Wien's approximation (also sometimes called Wien's law or the Wien distribution law) is a law of physics used to describe the spectrum of thermal radiation (frequently called the blackbody function). This law was first derived by Wilhelm Wien in 1896. The equation does accurately describe the short wavelength (high frequency) spectrum of thermal emission from objects, but it fails to accurately fit the experimental data for long wavelengths (low frequency) emission.
Wien derived his law from thermodynamic arguments, several years before Planck introduced the quantization of radiation.
Wien's original paper did not contain the Planck constant. In this paper, Wien took the wavelength of black body radiation and combined it with the Maxwell–Boltzmann distribution for atoms. The exponential curve was created by the use of Euler's number e raised to the power of the temperature multiplied by a constant. Fundamental constants were later introduced by Max Planck.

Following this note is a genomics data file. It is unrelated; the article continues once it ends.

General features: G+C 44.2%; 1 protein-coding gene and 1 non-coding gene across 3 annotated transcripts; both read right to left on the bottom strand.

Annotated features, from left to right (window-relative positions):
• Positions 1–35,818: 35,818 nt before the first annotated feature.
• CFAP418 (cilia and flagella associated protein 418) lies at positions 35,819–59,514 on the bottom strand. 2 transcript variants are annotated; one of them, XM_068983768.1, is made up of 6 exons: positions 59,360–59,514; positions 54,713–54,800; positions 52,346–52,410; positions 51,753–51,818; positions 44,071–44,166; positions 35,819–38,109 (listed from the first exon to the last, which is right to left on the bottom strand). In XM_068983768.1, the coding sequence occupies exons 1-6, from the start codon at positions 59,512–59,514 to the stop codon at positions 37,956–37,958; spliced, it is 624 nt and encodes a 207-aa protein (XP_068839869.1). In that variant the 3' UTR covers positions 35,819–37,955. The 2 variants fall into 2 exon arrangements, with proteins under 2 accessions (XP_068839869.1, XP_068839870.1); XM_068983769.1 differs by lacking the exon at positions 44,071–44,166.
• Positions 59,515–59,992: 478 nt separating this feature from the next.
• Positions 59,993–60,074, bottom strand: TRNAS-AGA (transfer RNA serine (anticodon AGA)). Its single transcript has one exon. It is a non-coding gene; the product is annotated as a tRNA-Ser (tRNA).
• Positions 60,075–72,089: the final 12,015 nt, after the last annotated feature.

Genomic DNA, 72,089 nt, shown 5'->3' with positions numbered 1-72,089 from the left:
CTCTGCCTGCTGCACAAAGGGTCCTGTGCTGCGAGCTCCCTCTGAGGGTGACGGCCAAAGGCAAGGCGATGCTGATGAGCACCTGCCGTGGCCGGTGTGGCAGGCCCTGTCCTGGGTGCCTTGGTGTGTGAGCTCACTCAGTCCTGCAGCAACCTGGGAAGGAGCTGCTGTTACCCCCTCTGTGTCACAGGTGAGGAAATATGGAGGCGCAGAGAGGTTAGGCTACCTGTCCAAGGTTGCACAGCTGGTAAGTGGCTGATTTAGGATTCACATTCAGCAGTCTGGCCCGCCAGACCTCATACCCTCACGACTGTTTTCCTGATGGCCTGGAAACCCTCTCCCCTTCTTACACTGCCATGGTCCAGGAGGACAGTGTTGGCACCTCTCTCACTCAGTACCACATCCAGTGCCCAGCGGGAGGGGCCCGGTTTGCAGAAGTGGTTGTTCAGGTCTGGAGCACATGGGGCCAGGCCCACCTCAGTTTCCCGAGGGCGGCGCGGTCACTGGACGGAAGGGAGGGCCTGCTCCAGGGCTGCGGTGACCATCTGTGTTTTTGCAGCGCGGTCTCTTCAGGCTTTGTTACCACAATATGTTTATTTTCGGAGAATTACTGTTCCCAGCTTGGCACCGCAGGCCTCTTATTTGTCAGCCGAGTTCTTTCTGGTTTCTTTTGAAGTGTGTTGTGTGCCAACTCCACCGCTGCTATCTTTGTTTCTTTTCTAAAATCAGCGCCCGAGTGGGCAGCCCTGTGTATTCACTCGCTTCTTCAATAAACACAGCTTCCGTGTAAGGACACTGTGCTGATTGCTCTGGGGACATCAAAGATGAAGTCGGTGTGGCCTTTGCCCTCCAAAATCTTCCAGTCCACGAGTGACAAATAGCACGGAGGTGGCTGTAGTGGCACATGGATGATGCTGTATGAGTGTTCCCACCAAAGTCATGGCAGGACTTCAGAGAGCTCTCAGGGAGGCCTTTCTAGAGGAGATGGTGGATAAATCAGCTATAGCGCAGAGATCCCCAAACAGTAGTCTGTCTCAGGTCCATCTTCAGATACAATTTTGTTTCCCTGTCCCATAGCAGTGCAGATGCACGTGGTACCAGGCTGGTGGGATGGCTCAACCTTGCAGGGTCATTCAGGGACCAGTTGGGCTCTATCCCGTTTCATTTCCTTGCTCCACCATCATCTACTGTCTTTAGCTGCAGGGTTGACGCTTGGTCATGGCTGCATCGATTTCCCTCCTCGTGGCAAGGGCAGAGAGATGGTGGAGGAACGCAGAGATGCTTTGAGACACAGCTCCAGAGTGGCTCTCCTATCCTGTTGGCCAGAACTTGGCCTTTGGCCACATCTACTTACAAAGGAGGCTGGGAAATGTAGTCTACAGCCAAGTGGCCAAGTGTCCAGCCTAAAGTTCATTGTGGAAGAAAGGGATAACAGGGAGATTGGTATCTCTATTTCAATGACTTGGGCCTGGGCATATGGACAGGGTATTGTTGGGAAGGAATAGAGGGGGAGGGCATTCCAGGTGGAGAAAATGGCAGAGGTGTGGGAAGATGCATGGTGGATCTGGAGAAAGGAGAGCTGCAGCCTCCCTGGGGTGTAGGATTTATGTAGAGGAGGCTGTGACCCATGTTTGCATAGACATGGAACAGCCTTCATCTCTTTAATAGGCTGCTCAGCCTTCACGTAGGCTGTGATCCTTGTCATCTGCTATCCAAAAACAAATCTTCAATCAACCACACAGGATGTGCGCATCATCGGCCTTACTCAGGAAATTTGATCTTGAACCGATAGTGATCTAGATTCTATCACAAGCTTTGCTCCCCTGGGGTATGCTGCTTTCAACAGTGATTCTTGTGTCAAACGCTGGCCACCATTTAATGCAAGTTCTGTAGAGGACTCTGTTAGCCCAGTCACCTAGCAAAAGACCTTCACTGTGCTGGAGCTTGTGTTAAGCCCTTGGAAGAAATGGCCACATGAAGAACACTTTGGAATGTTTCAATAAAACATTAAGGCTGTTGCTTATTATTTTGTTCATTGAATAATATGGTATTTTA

- is the amount of energy per unit surface area per unit time per unit solid angle per unit frequency emitted at a frequency ν.
- is the temperature of the black body.
- is the ratio of frequency over temperature.
- is the Planck constant.
- is the speed of light.
- is the Boltzmann constant.
in cgs units.
Relation to Planck's law
The Wien approximation was originally proposed as a description of the complete spectrum of thermal radiation, although it failed to accurately describe long wavelength (low frequency) emission. However, it was soon superseded by Planck's law, developed by Max Planck. Unlike the Wien approximation, Planck's law accurately describes the complete spectrum of thermal radiation. Planck's law may be given as
The Wien approximation may be derived from Planck's law by assuming . When this is true, then
Other approximations of thermal radiation
The Rayleigh–Jeans law developed by Lord Rayleigh may be used to accurately describe the long wavelength spectrum of thermal radiation but fails to describe the short wavelength spectrum of thermal emission.
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